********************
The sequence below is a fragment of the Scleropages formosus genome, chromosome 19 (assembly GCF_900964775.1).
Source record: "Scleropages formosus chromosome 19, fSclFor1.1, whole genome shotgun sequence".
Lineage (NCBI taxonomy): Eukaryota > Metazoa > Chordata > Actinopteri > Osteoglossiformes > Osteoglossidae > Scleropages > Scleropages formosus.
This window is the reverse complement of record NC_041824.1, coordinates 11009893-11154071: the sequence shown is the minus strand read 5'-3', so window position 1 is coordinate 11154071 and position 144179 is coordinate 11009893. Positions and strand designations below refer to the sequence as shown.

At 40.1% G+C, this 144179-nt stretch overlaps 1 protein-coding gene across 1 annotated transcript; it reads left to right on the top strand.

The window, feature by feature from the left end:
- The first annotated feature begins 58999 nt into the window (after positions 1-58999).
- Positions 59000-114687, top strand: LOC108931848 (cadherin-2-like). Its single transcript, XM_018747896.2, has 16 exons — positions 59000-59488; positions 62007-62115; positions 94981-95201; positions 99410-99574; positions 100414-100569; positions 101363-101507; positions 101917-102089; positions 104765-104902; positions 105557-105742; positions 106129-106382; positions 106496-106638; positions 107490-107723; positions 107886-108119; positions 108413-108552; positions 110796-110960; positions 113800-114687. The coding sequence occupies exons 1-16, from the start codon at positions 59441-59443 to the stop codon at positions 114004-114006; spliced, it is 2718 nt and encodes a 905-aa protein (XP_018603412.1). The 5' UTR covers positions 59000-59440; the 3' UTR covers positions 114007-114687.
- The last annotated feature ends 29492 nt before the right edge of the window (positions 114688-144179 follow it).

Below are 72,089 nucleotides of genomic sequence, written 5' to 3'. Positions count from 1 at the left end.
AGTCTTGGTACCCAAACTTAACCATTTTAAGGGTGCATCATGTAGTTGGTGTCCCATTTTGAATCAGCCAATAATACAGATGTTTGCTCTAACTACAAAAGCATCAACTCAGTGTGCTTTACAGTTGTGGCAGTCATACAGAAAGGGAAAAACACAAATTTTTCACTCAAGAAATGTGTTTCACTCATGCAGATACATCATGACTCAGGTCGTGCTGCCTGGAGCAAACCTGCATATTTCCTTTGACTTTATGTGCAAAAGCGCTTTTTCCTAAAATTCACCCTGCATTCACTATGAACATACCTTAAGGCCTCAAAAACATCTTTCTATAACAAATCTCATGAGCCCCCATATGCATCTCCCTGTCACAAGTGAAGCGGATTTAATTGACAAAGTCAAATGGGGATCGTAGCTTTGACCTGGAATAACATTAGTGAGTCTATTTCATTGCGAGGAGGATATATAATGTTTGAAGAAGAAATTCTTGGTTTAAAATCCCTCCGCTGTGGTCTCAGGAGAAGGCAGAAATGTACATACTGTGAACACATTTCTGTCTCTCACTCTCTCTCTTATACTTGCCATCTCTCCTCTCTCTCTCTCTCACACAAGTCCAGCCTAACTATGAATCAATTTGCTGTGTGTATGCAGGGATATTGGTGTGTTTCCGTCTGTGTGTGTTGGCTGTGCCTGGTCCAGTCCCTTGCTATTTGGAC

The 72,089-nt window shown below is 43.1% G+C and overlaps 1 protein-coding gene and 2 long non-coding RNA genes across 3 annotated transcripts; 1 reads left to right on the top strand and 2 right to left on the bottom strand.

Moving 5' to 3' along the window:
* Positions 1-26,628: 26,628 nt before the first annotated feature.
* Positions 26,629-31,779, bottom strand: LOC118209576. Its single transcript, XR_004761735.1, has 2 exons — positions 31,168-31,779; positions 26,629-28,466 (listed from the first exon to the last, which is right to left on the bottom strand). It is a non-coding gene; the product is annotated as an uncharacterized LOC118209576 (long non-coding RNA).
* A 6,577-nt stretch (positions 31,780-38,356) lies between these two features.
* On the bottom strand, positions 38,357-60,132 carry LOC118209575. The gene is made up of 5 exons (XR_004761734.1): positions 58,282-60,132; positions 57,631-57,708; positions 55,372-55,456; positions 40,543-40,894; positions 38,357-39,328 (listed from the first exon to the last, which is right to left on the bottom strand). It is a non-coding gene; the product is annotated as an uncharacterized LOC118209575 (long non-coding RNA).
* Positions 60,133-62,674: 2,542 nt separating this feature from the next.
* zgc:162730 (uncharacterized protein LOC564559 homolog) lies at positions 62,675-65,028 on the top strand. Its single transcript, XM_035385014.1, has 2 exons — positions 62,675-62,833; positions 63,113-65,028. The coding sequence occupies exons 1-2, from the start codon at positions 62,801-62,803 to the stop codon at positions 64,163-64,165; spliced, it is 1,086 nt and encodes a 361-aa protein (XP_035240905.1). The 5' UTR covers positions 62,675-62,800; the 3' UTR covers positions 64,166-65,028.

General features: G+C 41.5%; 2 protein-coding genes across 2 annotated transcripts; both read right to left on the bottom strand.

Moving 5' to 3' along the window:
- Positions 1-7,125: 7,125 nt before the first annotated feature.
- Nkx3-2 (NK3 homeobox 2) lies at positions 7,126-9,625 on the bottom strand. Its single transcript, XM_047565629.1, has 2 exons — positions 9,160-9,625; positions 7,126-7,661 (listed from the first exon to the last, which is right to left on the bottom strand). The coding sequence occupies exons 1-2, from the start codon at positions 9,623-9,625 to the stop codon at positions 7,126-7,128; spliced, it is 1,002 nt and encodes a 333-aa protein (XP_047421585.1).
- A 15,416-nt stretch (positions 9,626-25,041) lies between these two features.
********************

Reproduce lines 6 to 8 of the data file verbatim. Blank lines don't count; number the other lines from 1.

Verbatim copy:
The window, feature by feature from the left end:
- The first annotated feature begins 58999 nt into the window (after positions 1-58999).
- Positions 59000-114687, top strand: LOC108931848 (cadherin-2-like). Its single transcript, XM_018747896.2, has 16 exons — positions 59000-59488; positions 62007-62115; positions 94981-95201; positions 99410-99574; positions 100414-100569; positions 101363-101507; positions 101917-102089; positions 104765-104902; positions 105557-105742; positions 106129-106382; positions 106496-106638; positions 107490-107723; positions 107886-108119; positions 108413-108552; positions 110796-110960; positions 113800-114687. The coding sequence occupies exons 1-16, from the start codon at positions 59441-59443 to the stop codon at positions 114004-114006; spliced, it is 2718 nt and encodes a 905-aa protein (XP_018603412.1). The 5' UTR covers positions 59000-59440; the 3' UTR covers positions 114007-114687.